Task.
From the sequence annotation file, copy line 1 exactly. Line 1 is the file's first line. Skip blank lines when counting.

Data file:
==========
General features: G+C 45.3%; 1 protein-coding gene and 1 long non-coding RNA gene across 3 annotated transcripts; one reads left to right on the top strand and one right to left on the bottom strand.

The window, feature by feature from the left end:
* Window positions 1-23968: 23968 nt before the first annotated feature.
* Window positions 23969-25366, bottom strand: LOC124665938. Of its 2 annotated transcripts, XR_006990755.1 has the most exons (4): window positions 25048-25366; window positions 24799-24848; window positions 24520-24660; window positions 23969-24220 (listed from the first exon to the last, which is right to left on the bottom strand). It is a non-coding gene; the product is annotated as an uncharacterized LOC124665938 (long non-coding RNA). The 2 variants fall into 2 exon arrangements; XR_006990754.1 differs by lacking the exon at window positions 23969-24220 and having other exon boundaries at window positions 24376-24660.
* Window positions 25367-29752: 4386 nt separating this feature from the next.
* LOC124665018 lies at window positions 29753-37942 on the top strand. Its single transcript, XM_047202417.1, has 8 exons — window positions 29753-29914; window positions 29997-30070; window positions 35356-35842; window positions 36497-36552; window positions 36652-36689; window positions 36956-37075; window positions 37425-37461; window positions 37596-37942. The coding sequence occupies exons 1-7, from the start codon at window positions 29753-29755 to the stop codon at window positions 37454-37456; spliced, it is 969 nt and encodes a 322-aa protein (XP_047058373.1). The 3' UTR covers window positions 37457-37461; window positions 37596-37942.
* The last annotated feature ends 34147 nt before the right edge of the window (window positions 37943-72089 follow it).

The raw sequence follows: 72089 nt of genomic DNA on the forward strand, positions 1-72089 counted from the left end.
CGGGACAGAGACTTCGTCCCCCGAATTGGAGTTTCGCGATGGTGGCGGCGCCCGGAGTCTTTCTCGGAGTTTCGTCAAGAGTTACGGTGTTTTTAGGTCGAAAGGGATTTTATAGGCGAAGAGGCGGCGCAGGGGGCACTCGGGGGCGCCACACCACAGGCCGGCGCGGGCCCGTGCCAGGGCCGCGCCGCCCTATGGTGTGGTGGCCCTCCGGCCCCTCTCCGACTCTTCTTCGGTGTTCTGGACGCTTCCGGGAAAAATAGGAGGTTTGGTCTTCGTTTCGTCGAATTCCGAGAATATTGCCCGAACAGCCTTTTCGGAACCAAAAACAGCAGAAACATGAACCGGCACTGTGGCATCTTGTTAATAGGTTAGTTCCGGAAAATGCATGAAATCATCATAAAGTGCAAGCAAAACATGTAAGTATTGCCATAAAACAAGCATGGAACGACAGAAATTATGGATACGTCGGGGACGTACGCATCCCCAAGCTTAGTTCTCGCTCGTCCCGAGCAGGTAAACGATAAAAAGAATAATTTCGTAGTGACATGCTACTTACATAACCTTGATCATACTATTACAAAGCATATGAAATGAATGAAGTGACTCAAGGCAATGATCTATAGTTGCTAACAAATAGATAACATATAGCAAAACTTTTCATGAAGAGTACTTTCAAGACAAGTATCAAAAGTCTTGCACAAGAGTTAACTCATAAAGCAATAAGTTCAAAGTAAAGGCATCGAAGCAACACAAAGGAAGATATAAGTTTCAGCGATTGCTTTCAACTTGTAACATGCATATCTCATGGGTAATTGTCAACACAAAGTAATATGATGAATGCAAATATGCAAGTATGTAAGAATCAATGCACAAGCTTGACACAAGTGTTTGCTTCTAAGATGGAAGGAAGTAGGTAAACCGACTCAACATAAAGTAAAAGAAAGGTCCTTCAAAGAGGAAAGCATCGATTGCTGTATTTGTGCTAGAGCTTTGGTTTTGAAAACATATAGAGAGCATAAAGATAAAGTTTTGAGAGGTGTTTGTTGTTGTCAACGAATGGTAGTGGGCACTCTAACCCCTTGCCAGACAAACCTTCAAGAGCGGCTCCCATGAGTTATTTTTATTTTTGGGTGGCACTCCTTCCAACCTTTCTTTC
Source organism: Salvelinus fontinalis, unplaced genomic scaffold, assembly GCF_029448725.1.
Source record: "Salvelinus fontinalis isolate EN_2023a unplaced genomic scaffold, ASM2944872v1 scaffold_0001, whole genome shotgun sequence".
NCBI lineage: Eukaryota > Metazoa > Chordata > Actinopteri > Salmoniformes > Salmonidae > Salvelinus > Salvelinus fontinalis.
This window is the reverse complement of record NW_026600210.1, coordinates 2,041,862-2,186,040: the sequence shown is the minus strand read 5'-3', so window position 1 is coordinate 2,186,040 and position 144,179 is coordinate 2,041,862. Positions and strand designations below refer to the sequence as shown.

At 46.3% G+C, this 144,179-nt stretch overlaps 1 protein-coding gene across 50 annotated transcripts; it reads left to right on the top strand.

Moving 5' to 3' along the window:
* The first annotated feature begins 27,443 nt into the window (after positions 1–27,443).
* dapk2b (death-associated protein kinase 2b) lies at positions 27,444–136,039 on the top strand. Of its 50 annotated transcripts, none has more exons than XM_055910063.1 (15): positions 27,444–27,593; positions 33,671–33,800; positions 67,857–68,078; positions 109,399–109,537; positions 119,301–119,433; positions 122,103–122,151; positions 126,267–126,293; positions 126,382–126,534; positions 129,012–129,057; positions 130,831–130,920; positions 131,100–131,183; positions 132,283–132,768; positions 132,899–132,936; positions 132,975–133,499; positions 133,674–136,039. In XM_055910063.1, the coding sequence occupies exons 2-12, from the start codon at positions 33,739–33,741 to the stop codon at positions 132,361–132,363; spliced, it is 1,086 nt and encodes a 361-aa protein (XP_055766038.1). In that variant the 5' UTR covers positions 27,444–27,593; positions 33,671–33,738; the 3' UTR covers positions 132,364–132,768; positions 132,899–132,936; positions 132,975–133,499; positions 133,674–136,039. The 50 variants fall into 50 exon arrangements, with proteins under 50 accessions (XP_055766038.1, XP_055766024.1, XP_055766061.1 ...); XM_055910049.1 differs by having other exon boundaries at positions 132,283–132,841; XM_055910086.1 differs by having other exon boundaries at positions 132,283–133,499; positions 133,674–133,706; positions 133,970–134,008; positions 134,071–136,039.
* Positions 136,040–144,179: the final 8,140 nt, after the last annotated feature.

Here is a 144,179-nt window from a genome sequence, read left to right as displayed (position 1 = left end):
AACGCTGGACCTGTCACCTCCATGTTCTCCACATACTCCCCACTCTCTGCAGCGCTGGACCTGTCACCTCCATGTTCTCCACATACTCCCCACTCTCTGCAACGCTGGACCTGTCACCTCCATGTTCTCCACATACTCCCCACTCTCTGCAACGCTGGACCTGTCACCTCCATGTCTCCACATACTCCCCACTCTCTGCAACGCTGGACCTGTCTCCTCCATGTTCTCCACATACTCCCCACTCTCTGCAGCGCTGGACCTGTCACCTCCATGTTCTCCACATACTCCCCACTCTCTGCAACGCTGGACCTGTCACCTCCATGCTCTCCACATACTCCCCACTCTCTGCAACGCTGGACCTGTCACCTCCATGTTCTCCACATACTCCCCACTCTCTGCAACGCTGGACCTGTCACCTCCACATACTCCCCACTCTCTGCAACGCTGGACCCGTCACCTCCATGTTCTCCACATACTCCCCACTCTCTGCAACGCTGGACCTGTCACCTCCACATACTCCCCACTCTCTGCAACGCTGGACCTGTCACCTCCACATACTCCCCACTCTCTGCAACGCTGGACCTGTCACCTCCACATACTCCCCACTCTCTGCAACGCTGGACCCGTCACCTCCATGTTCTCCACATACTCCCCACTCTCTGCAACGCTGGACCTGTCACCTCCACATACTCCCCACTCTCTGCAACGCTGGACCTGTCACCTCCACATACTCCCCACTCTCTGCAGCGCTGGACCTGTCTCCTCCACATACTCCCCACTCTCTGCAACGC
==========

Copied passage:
General features: G+C 45.3%; 1 protein-coding gene and 1 long non-coding RNA gene across 3 annotated transcripts; one reads left to right on the top strand and one right to left on the bottom strand.